ZIMBABWE Electoral Commission (Zec) chairperson Justice Rita Makarau has assured “aliens” they would not be turned away at registration centres after a chaotic mobile voter registration exercise resulted in thousands of potential voters failing to register.
Bitter complaints were raised after so-called “aliens” were turned away during the mobile voter registration exercise despite cabinet assurances the process would be expedited to enable them to vote in crucial elections later this year.
In an interview with The Zimbabwe Independent last week, Makarau said the new constitution had made some “aliens” citizens of Zimbabwe.
Last week President Robert Mugabe signed the new draft constitution into law marking a major milestone towards imminent general elections.
Makarau said: “The law has now redefined who the Zimbabwean citizen is. Persons who had not yet been defined are now regarded as Zimbabwean citizens. Using the word ‘alien’ is now a misnomer. However, we still have a few foreign nationals who may not qualify to be voters.”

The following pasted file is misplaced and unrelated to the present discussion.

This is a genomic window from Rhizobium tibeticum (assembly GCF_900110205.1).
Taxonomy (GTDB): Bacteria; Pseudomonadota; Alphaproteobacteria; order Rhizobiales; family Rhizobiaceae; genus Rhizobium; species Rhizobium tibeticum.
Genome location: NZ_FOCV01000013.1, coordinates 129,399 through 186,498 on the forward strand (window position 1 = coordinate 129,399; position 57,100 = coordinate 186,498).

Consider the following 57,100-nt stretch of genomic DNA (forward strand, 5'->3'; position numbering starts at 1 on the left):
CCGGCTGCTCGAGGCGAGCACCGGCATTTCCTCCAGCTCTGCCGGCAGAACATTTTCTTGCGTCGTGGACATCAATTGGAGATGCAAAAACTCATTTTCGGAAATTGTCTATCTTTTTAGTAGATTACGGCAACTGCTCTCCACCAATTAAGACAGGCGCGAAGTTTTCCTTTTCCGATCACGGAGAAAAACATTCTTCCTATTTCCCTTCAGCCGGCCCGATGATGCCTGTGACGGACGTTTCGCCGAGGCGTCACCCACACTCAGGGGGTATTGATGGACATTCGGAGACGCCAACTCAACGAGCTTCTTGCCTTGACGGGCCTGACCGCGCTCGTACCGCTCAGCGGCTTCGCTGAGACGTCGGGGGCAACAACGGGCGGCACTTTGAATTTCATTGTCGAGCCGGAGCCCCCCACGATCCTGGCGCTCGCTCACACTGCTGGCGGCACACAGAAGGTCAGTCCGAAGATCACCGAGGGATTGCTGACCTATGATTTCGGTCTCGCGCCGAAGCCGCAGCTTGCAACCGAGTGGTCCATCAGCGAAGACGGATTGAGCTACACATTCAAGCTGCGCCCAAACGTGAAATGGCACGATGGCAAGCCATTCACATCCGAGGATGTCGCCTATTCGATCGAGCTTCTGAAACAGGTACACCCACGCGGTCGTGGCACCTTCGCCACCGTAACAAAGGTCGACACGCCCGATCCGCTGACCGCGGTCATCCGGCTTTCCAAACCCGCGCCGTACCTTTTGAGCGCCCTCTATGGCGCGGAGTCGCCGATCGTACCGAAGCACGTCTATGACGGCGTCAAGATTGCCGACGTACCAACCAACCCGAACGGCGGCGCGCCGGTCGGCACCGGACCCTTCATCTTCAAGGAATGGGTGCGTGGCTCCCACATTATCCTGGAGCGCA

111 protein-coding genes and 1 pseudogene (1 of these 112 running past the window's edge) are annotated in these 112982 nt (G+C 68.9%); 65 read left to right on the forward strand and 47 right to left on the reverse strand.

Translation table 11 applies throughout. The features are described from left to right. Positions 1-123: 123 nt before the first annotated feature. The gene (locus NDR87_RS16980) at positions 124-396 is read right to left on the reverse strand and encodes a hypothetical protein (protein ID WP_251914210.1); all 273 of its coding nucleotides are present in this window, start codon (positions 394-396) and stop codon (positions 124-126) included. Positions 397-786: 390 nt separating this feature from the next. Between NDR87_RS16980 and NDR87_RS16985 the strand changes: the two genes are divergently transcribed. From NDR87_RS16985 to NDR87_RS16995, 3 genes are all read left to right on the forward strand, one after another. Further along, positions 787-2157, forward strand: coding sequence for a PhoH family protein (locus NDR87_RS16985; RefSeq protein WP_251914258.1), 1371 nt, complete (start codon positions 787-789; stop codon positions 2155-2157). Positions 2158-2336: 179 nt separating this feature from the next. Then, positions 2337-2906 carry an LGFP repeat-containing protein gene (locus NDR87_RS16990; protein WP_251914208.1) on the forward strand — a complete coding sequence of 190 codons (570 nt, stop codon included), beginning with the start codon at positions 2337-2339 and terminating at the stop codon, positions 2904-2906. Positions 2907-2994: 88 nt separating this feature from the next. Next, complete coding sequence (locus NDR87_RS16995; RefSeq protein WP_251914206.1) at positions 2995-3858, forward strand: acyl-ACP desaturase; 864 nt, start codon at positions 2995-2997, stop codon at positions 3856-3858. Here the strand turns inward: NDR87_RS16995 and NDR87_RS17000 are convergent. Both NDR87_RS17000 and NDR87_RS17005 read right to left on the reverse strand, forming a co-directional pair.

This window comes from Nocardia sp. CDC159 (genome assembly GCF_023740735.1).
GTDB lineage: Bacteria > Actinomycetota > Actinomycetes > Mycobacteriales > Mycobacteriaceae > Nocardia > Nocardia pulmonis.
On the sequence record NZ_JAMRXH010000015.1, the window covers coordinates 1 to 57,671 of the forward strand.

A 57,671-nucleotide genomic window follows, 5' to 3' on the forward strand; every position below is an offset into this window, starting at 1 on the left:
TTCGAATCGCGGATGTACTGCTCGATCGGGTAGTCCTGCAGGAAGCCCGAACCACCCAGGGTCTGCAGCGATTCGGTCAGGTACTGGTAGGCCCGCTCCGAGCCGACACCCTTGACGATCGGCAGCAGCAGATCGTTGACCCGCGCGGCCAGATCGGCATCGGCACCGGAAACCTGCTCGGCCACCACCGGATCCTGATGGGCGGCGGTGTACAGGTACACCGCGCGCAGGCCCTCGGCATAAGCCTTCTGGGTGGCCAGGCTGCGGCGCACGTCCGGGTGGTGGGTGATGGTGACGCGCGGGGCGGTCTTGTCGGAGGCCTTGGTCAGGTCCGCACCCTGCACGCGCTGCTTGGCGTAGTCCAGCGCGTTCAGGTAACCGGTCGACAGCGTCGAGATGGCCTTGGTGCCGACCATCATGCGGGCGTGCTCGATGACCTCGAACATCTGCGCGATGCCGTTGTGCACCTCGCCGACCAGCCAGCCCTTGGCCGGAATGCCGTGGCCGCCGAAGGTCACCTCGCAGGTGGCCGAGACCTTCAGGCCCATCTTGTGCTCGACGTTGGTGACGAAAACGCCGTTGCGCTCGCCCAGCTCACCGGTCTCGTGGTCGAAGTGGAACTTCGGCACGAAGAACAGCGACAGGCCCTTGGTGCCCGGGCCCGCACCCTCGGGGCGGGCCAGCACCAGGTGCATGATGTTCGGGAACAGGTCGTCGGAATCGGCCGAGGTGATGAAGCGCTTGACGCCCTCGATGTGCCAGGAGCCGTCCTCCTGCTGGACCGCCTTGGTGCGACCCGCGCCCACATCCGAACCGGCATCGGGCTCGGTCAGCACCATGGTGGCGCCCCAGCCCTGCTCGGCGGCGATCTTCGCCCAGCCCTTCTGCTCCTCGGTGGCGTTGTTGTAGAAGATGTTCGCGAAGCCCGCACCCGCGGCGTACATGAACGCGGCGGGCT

Zec has said the 30-day mandatory voter registration exercise is expected to start next week. The electoral body has been engaging different political parties, the media, members of non-governmental organisations and women’s coalitions on issues to do with the voters’ roll, accreditation, voter education and funding.
Makarau confirmed receiving a letter from the MDC-T demanding they craft a code of conduct for security forces before the elections to ensure they behaved in accordance with the constitution and laws governing their activities.
“Yes, the letter has just been received and is still to be looked at by the commissioners. I cannot give my personal opinion on it, but Zec will respond to the MDC-T,” she said.
The MDC-T also complained to Zec and the Joint Monitoring and Implementation Committee (Jomic) about the abrasive and meddlesome conduct of military commanders. They also copied the letter to Sadc facilitator in Zimbabwe, South African President Jacob Zuma.